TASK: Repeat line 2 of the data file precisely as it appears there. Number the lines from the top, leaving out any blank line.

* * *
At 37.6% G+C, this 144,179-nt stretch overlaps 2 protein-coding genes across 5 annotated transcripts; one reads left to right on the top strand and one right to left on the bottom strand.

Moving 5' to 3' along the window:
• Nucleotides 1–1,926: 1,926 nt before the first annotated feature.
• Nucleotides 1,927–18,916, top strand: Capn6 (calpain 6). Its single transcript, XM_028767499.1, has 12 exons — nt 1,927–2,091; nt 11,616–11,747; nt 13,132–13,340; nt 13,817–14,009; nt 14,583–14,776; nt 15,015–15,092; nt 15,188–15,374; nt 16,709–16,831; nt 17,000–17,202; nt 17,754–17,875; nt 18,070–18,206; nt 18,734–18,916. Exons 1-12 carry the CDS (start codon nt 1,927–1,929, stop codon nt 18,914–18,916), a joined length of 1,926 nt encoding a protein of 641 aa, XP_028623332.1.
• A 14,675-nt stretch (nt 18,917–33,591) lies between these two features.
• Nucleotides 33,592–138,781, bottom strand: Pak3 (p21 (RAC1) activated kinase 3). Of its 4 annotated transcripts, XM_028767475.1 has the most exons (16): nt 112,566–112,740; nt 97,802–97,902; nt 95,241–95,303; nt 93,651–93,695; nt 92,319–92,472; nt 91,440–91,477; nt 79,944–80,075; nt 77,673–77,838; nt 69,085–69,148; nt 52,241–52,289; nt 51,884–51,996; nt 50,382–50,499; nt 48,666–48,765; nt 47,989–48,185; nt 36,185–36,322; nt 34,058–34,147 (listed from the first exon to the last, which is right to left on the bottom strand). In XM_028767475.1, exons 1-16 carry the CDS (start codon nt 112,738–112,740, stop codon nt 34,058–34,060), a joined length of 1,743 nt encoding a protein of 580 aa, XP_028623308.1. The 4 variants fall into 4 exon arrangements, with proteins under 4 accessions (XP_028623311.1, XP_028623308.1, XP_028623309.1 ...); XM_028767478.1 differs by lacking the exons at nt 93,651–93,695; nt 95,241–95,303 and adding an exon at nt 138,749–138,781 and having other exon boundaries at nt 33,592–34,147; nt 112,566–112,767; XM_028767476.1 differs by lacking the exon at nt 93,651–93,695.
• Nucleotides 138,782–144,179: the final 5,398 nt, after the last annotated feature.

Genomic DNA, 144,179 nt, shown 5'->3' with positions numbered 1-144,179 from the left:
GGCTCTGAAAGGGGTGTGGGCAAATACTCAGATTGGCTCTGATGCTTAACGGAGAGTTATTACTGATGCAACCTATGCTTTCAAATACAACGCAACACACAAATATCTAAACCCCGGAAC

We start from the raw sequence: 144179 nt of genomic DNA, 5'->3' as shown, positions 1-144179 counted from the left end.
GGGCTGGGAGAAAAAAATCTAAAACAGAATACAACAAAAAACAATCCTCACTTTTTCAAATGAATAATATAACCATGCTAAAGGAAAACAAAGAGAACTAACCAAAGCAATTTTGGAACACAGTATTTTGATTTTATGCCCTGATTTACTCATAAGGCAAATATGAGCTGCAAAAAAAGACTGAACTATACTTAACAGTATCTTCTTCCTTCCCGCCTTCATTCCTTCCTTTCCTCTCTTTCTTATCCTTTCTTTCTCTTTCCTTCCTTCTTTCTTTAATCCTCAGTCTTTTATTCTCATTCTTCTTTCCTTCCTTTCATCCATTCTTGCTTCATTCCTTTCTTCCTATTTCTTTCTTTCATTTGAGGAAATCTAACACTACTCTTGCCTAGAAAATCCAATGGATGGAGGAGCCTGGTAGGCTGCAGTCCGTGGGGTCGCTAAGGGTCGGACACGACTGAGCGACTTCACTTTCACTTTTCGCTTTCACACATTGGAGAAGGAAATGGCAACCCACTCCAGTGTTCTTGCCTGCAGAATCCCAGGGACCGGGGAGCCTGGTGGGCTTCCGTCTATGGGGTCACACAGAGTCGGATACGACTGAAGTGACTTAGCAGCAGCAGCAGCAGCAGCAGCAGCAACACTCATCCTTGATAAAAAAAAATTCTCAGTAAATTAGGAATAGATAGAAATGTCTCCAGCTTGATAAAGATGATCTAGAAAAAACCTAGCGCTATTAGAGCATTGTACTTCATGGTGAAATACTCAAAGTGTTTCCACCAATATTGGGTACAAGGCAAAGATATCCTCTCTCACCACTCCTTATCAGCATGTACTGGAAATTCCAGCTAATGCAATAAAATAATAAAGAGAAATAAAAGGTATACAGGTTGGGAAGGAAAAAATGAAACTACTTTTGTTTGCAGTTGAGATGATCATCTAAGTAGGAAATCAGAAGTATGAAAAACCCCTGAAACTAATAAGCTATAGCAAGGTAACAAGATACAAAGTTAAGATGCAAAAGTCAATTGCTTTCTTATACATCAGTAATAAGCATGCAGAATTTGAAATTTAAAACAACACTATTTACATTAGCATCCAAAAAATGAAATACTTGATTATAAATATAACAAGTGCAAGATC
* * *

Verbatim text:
Moving 5' to 3' along the window: